Received: 4 March 2014 / Revised: 15 April 2014 / Accepted: 13 May 2014 / Published: 22 May 2014
Cited by 9 | PDF Full-text (7644 KB) | HTML Full-text | XML Full-text
Abstract
This paper presents a method for fitting cylinders into a point cloud, derived from a terrestrial laser-scanned tree. Utilizing high scan quality data as the input, the resulting models describe the branching structure of the tree, capable of detecting branches with a [...] Read more.
This paper presents a method for fitting cylinders into a point cloud, derived from a terrestrial laser-scanned tree. Utilizing high scan quality data as the input, the resulting models describe the branching structure of the tree, capable of detecting branches with a diameter smaller than a centimeter. The cylinders are stored as a hierarchical tree-like data structure encapsulating parent-child neighbor relations and incorporating the tree’s direction of growth. This structure enables the efficient extraction of tree components, such as the stem or a single branch. The method was validated both by applying a comparison of the resulting cylinder models with ground truth data and by an analysis between the input point clouds and the models. Tree models were accomplished representing more than 99% of the input point cloud, with an average distance from the cylinder model to the point cloud within sub-millimeter accuracy. After validation, the method was applied to build two allometric models based on 24 tree point clouds as an example of the application. Computation terminated successfully within less than 30 min. For the model predicting the total above ground volume, the coefficient of determination was 0.965, showing the high potential of terrestrial laser-scanning for forest inventories. Full article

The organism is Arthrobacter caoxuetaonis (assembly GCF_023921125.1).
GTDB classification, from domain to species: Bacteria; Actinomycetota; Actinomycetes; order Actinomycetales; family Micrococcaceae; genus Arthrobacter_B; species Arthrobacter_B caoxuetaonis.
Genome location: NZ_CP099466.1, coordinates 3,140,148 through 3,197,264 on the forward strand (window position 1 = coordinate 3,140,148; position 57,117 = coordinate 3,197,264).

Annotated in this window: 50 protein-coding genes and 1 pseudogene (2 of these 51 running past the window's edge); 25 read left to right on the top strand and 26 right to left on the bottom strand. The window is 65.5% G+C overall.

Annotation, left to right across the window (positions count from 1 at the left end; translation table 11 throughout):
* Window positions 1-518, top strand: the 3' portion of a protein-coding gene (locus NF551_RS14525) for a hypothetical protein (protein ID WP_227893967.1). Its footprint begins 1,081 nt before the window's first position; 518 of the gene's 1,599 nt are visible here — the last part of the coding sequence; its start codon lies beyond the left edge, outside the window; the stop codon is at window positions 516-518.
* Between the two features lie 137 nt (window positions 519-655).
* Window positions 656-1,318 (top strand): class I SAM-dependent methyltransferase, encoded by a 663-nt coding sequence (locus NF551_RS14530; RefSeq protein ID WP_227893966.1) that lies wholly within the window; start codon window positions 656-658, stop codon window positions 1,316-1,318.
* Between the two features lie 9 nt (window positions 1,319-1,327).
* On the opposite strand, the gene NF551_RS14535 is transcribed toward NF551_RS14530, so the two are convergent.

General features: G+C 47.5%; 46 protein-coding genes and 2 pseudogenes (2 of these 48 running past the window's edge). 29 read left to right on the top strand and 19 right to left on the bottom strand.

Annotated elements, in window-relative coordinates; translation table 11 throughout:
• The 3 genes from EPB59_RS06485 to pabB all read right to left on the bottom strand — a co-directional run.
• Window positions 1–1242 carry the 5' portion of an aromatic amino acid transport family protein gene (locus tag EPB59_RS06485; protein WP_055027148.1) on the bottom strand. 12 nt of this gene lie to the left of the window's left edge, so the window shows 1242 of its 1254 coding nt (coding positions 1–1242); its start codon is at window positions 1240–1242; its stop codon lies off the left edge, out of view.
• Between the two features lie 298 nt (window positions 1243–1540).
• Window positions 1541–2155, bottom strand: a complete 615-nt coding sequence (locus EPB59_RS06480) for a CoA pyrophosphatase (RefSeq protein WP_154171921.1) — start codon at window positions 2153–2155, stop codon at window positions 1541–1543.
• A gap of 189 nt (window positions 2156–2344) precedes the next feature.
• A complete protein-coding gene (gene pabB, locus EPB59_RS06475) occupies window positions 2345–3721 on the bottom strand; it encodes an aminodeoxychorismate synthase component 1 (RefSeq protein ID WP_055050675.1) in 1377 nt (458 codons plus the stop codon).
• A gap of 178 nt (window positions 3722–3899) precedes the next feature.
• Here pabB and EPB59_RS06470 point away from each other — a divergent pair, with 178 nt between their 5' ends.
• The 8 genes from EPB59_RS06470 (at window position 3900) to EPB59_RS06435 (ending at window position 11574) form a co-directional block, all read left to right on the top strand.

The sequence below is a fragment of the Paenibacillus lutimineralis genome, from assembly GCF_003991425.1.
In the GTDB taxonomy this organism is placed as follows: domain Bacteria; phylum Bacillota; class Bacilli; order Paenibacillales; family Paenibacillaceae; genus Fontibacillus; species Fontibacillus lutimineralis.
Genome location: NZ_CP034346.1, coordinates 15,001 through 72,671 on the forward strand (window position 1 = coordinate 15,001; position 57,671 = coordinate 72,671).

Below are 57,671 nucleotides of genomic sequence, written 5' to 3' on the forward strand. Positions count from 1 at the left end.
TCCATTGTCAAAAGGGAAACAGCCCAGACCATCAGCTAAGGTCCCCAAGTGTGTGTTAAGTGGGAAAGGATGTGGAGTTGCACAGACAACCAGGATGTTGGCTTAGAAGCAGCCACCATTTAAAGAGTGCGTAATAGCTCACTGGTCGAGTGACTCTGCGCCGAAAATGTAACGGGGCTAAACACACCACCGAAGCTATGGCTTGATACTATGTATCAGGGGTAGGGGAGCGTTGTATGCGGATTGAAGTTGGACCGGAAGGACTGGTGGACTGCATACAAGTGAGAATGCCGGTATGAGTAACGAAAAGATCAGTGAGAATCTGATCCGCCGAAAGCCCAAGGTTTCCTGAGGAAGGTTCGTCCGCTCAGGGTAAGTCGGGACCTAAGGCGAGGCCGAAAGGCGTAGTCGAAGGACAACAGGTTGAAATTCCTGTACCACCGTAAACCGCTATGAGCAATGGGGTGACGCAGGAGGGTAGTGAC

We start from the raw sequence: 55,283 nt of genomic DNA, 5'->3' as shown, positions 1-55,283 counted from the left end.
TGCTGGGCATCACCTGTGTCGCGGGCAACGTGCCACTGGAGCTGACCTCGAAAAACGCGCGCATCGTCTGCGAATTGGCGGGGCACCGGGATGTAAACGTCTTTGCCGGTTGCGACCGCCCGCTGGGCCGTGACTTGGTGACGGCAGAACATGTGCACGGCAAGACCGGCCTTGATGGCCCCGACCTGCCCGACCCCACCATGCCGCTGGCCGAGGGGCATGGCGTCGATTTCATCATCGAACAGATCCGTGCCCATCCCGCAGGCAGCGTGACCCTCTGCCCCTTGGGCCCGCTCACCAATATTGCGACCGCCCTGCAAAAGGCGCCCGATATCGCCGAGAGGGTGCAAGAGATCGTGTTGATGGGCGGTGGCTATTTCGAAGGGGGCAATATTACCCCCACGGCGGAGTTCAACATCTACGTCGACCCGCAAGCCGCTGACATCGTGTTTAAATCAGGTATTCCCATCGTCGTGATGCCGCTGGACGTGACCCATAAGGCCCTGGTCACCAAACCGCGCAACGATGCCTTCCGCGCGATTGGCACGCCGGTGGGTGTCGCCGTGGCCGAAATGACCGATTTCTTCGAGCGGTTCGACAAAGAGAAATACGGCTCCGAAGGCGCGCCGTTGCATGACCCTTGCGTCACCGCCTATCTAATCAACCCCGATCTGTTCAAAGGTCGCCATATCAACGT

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Open AccessArticle Field Supervisory Test of DREB-Transgenic Populus: Salt Tolerance, Long-Term Gene Stability and Horizontal Gene Transfer
Forests 2014, 5(5), 1106-1121; doi:10.3390/f5051106
Received: 18 December 2013 / Revised: 6 May 2014 / Accepted: 6 May 2014 / Published: 22 May 2014
PDF Full-text (964 KB) | HTML Full-text | XML Full-text
Abstract
Improving saline resistance may be useful for reducing environmental susceptibility and improving yields in poplar plantations. However, the instability of genetically engineered traits and gene transfer reduce their usefulness and commercial value. To investigate whether the foreign gene is still present in [...] Read more.
Improving saline resistance may be useful for reducing environmental susceptibility and improving yields in poplar plantations. However, the instability of genetically engineered traits and gene transfer reduce their usefulness and commercial value. To investigate whether the foreign gene is still present in the genome of receptor plants after seven years (i.e., long-term foreign gene stability and gene transfer), we randomly analyzed ten field-grown transgenic hybrid Populus ((Populus tomentosa × Populus bolleana) × P. tomentosa) carrying the DREB1 gene from Atriplex hortensis. The results of PCR and tissue culture experiments showed that AhDREB1 was present in the transgenic trees and was still expressed. However, the transcriptional expression level had decreased compared with that four years earlier. The PCR results also indicated no foreign gene in the genomic DNA of microorganisms in the soil near the transgenic poplars, indicating that no significant gene transfer had occurred from the transgenic poplars to the microorganisms at seven years after planting. Full article